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Countries adopt measures to put Mediterranean fisheries on the way to legality and sustainable management.

WWF Statement on 45th Session of General Fisheries Commission for the Mediterranean.

WWF attended the 45Th Session in celebration of the 70th Anniversary of the General Fisheries Commission for the Mediterranean and Black Sea which closed today in Tirana, amidst a positive trend for Mediterranean fish stocks and new measures to fight illegal (IUU) fishing. 

In view of the overall positive trend for Mediterranean fish stocks with 23 stocks showing signs of improvements, albeit several others (particularly hake) still at a dire state, WWF applauds the 18 recommendations and 3 resolutions approved by the Mediterranean countries and the EU that will strongly contribute to stock recovery in the long term. Specifically, a new fishing ban on the critically endangered European eel was adopted responding to the critical situation of the stock. WWF was also particularly supportive of the new measures adopted to combat IUU fishing, prohibiting transhipment at sea and better regulating transhipment operations among cooperating parties in designated ports and landing sites. 

“The transfer of illegally caught fish taking place on the open sea, in particular in the Strait of Sicily, is a major problem allowing illegal seafood products to reach our ports and enter our markets. As such we very much welcome the efforts of the Commission, under the leadership of the European Union, to regulate transhipment at sea and conduct inspections more regularly and on the long term” says Giuseppe Di Carlo Director of WWF’s Mediterranean Marine Initiative. 

WWF also praises the approval of multi annual management plans for giant red shrimp and blue and red shrimps, demersal stocks (including hake and black-spotted sea bream) and the first multi annual plan in the Levantine Sea. Several of those plans had a long gestation time and WWF is pleased to see them passed into law, securing the long-term management of some of the most commercially valuable and overexploited fish stocks in the Mediterranean.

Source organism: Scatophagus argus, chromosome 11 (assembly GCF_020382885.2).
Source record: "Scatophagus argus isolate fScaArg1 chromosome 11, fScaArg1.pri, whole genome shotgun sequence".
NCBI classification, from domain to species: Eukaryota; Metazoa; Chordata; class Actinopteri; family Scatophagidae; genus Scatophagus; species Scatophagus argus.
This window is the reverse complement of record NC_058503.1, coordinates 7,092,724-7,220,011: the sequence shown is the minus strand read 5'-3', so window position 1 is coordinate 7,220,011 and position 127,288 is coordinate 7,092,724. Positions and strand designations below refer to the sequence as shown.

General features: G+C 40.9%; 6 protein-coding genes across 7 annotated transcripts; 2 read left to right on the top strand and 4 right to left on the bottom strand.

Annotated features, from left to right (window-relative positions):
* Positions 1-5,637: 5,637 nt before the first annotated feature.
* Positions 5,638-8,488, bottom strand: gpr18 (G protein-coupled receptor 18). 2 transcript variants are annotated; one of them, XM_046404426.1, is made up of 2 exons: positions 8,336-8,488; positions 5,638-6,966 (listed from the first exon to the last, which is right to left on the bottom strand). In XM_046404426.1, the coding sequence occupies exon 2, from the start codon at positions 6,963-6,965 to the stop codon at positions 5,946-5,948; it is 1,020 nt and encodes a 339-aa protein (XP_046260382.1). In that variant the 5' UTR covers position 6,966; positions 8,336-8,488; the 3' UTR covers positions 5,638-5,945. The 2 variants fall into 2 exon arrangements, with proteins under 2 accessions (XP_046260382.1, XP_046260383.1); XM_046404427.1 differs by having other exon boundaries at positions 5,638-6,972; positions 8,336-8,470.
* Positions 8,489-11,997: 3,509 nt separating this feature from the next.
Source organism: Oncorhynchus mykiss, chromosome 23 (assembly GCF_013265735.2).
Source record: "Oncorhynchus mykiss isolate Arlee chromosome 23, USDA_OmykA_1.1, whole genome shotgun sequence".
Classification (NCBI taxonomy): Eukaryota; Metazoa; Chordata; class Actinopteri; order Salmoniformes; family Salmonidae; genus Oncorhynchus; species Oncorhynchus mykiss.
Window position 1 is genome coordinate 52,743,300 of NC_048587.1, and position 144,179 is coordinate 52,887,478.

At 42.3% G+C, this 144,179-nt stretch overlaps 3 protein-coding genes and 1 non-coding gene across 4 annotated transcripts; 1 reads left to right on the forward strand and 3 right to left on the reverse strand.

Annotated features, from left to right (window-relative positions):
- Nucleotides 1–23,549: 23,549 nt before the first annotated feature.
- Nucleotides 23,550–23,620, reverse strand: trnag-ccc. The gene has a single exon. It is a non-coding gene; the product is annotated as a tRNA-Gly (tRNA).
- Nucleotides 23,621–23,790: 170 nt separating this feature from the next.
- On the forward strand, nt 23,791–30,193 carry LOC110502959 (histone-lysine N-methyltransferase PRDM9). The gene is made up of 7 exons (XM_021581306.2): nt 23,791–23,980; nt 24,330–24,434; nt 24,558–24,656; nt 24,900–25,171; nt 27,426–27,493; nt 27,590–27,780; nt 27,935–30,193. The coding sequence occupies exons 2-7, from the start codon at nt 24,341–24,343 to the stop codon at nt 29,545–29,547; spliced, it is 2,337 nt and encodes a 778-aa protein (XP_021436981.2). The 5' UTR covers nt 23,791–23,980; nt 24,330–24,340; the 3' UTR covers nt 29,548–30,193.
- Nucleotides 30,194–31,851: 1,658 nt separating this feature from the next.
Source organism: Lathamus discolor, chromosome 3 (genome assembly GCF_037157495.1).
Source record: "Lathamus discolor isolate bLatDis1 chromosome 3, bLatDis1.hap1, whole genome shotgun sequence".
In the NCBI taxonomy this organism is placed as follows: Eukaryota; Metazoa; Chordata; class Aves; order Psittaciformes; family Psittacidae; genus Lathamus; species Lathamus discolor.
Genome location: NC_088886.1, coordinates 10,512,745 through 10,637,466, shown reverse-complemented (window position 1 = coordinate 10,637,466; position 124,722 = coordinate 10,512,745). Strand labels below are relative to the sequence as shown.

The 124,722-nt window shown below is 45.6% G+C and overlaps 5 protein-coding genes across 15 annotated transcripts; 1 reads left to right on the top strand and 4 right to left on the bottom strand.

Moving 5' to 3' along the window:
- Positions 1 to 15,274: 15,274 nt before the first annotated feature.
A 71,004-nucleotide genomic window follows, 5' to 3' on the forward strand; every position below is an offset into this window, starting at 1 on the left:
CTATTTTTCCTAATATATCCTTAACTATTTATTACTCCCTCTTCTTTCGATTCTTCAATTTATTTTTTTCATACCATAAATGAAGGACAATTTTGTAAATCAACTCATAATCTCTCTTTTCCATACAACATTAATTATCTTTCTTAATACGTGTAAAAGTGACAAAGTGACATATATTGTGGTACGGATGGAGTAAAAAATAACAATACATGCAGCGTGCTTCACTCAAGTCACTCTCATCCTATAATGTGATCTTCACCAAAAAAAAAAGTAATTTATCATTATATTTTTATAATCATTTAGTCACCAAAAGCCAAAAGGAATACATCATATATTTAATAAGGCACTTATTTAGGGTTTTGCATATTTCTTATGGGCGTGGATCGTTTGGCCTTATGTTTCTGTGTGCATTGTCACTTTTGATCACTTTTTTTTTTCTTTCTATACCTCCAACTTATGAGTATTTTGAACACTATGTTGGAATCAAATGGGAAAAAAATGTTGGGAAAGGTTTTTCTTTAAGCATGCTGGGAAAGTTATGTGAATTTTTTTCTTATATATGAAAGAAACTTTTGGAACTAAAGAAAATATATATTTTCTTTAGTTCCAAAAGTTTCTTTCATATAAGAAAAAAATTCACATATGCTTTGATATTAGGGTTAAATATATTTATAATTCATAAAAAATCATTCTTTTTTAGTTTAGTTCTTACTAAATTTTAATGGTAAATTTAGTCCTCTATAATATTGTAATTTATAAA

As the year 2022 celebrates the International Year for artisanal fisheries (IYAFA), the Commission renewed its commitment to the Regional Plan of Action for Small Scale Fisheries (RPOA-SSF). WWF through the SSF Summit - hosted by the FAO last September - and the Friend of SSF Platform has been active to give a voice to the small-scale fishing sector. 

“Mediterranean countries and the EU have reconfirmed their commitment to boost the implementation of measures and investments in favour of small-scale fisheries, especially by giving fishers a voice in the decisions that affect their livelihoods” adds Di Carlo. “WWF works with small-scale fishers across the Mediterranean to pilot new approaches that can successfully transform the sector towards a more sustainable use of marine resources. We now need greater investments and the right policies in place to keep Mediterranean fishing communities alive and thriving, increase the value of blue foods and recover our sea ”.

In closing, WWF congratulates Miguel Bernal, newly appointed Executive Secretary of the GFCM. As a GFCM observer, WWF is committed to support Mr Bernal in the interest of a smooth transition for the Commission and the secretariat. We are confident that with his leadership the GFCM will pick up the pace towards achieving the ambitious target of the GFCM 2030 strategy.
Transforming Mediterranean small-scale fisheries
© Christian Mantuano/WWF
Transforming Mediterranean small-scale fisheries towards sustainability